Now that you have played around a bit with how stopmotion works by creating a "bouncing ball" animation in the last activity, the next step is to think about how to use your webcam for live footage. Here, we use a free software program called Jellycam, which utilizes your webcam (either built in or attached) as the means to capture images, frame by frame, and making them into a movie. Jellycam is one of the simplist stopmotion programs out there.
Once the program is installed, launch the Jellycam application. The program has some basic instructions built into its interface. The first step is to make sure your camera is recognized by the program, and then experiment a bit. Make some funny faces and see how the stopmotion works.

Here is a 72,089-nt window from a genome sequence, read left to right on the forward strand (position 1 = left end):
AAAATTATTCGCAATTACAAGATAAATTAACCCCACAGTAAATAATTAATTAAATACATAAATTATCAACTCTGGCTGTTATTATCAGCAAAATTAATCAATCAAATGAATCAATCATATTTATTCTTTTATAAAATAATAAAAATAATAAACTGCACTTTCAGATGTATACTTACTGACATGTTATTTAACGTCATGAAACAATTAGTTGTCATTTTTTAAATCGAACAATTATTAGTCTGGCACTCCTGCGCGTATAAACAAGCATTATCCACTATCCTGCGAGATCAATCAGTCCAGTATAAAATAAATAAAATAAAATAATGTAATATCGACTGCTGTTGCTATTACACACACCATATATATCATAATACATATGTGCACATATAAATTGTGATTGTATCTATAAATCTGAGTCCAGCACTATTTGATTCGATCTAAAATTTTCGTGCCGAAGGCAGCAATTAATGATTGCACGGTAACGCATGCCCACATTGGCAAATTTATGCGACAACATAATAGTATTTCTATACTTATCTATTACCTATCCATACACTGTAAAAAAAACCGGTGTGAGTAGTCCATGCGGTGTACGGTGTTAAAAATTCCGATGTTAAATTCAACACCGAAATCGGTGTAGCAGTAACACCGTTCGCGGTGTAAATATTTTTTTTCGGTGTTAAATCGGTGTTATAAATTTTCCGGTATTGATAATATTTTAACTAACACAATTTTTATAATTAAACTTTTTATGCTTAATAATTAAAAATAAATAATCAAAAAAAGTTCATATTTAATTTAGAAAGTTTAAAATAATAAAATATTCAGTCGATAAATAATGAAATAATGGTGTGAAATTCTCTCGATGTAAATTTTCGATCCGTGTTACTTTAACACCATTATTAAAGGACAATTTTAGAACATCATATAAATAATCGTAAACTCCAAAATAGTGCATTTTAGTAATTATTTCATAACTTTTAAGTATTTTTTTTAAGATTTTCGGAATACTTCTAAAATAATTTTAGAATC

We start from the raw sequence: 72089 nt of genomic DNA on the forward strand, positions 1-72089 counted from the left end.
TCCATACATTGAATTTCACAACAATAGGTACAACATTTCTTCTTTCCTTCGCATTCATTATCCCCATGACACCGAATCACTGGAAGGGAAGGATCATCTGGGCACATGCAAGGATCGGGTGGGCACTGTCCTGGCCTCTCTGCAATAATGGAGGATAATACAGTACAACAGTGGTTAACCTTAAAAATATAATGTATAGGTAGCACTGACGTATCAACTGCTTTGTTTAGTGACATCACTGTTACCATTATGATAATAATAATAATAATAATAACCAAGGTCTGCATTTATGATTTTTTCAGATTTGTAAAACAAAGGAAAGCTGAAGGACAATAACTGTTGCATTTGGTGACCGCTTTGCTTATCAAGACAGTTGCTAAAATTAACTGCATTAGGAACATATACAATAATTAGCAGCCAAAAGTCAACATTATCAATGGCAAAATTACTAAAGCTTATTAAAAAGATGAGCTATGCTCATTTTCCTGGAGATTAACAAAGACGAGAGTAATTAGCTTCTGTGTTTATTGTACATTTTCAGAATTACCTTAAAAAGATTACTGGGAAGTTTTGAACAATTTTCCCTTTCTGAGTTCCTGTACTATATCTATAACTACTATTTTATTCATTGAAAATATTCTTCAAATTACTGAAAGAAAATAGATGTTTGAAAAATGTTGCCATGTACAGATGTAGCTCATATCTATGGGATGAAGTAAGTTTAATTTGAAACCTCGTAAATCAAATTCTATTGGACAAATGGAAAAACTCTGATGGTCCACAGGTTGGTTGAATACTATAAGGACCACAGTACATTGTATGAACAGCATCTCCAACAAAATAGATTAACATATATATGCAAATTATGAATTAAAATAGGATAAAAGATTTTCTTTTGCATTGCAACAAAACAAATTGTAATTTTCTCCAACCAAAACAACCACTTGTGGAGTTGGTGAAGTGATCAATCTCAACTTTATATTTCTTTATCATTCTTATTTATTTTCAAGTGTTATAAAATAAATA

For your first little movie, why not find some stuffed animals or toys, and bring them to life with Jellycam. Take some shots, slowly moving the object, and then preview your movie in Jellycam. If you like it, you can then create a video file to either enjoy on your computer or to share with friends.
Things to Consider:
What did you notice about the image in the preview screen? When you went in one direction, what happened in the video?
What are some of the limitations of Jellycam? (What can't you do with the program that you wished you could do?)
Jellycam creates a video format known as "flash video files" or .flv video. This makes the files nice and small, but the trade-off can be high quality of the video and imcompatibilty at times with some video editing systems.
Do you see how the work we did in the first activity builds even further in this activity?
An Inside Look at Jellycam
Badges UnLocked: Webmaker Content Creator
Now that you know how to use Jellycam, try to shoot more than one scene of a longer movie. Add a soundtrack from your MP3 files and a title, too. Can you figure out a way to bring the various scenes together into one video file? (Hint: you will need a movie editing program.)
This might be helpful.